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U.S. Department of Health and Human Services

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Vaccine 2009 Nov 5;27(47):6512-21

Vaccination focusing immunity on conserved antigens protects mice and ferrets against virulent H1N1 and H5N1 influenza A viruses.

Price GE, Soboleski MR, Lo CY, Misplon JA, Pappas C, Houser KV, Tumpey TM, Epstein SL


Immunization against conserved virus components induces broad, heterosubtypic protection against diverse influenza A viruses, providing a strategy for controlling unexpected outbreaks or pandemics until strain-matched vaccines become available. This study characterized immunization to nucleoprotein (NP) and matrix 2 (M2) by DNA priming followed by parenteral or mucosal boosting in mice and ferrets. DNA vaccination followed by boosting with antigen-matched recombinant adenovirus (rAd) or cold-adapted (ca) influenza virus provided robust protection against virulent H1N1 and H5N1 challenges. Compared to other boosts, mucosal rAd induced stronger IgA responses, more virus-specific activated T-cells in the lung, and better protection against morbidity following challenge even eight months post-boost. In ferrets, both mucosal and parenteral rAd boosting protected from lethal H5N1 challenge. These findings demonstrate potent protection by vaccination highly focused on conserved antigens and identify immune response measures in mice that differed among vaccinations and correlated with outcome.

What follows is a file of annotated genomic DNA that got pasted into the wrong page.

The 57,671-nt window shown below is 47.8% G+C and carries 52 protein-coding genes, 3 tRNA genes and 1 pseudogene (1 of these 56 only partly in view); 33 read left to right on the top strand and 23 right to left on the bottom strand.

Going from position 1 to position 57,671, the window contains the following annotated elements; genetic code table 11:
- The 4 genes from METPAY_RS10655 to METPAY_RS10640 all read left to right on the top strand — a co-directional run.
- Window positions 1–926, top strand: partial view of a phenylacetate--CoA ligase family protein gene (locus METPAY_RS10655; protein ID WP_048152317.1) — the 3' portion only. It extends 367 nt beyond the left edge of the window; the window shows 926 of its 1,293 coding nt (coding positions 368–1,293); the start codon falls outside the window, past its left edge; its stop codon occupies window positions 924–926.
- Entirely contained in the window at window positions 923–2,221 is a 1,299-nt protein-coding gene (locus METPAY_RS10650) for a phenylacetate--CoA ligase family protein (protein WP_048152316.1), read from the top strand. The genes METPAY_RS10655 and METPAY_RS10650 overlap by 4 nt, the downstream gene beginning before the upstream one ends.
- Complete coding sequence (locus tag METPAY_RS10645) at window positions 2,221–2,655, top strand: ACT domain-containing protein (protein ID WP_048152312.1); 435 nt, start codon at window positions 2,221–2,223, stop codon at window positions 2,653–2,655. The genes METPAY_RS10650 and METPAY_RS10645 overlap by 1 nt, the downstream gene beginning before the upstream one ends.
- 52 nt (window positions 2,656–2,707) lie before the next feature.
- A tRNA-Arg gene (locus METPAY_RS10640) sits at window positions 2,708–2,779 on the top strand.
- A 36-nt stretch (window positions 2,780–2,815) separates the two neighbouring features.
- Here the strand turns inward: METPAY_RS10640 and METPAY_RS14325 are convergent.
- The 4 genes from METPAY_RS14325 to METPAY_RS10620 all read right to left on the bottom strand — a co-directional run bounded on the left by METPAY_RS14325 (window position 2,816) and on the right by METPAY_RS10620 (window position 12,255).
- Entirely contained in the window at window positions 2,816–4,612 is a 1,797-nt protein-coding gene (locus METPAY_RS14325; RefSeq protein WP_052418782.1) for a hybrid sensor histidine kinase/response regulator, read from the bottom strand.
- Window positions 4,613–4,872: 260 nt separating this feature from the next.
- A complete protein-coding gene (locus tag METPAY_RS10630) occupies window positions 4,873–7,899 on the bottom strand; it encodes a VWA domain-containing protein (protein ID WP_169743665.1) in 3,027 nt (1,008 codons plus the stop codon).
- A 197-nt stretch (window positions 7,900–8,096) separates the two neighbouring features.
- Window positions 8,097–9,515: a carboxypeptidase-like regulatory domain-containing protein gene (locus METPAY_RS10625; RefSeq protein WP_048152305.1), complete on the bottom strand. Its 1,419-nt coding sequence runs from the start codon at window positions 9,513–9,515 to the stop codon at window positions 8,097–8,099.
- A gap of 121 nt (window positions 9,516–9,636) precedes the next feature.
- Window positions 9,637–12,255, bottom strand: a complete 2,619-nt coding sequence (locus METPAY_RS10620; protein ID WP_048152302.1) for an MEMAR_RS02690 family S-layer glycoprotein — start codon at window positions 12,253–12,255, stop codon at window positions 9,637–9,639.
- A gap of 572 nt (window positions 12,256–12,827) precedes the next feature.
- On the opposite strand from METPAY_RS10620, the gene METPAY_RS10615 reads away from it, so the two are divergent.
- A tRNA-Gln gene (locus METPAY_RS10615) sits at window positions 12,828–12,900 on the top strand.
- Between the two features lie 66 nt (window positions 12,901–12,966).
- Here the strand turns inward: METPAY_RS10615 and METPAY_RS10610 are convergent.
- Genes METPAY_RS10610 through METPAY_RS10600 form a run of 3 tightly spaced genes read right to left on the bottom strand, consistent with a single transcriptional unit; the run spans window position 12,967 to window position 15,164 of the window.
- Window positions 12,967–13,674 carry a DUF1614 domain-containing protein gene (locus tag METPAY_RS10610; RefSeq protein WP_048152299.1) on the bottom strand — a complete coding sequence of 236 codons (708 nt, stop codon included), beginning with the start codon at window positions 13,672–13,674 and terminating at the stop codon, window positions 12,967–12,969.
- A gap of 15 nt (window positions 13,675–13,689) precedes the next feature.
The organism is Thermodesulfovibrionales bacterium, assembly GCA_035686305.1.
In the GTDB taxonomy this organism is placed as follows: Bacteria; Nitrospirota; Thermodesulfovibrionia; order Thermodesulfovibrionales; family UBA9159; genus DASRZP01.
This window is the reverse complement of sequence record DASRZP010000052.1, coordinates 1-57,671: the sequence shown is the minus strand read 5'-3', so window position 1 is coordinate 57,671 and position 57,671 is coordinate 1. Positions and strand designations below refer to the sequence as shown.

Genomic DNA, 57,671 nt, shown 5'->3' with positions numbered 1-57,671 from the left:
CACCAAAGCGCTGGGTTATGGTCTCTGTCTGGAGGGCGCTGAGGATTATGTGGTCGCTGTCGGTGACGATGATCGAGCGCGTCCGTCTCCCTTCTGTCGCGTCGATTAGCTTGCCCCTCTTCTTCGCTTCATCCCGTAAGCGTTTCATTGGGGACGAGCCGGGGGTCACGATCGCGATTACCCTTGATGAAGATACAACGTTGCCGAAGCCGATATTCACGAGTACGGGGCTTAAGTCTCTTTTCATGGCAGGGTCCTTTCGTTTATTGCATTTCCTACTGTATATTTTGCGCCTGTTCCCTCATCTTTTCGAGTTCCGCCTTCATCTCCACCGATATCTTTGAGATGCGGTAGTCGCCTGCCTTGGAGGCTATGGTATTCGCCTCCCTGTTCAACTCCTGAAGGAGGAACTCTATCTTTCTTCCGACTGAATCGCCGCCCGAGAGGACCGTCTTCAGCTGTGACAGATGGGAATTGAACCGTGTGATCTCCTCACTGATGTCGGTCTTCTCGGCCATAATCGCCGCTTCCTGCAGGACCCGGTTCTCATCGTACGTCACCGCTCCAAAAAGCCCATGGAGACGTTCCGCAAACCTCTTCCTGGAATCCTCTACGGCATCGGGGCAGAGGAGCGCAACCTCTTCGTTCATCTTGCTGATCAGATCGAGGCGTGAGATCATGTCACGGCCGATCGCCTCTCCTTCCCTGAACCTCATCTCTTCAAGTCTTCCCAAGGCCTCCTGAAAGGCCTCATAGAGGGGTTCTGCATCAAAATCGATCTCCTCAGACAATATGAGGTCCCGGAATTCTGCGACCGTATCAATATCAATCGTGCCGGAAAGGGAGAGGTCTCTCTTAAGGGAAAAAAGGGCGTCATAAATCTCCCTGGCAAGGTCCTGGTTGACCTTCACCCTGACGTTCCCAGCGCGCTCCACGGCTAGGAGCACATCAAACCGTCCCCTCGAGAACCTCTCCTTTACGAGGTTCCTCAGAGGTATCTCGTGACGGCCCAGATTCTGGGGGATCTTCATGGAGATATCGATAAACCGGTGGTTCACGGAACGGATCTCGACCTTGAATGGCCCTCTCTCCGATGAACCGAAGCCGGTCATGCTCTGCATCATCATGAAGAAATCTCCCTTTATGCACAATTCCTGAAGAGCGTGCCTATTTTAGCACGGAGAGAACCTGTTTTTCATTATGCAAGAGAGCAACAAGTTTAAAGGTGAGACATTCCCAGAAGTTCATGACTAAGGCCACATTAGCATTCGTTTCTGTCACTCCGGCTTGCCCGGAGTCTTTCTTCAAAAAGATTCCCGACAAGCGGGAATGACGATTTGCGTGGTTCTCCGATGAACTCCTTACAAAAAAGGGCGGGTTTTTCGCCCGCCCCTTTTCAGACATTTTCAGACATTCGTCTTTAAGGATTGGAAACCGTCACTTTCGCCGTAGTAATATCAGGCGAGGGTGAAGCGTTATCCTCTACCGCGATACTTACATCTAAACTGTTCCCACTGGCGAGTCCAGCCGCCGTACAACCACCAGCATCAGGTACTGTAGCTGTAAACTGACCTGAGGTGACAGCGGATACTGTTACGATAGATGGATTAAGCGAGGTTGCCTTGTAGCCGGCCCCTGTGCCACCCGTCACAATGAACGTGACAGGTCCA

Category: Journal Article
PubMed ID: #19729082 DOI: 10.1016/j.vaccine.2009.08.053
Includes FDA Authors from Scientific Area(s): Biologics
Entry Created: 2011-10-04 Entry Last Modified: 2013-04-01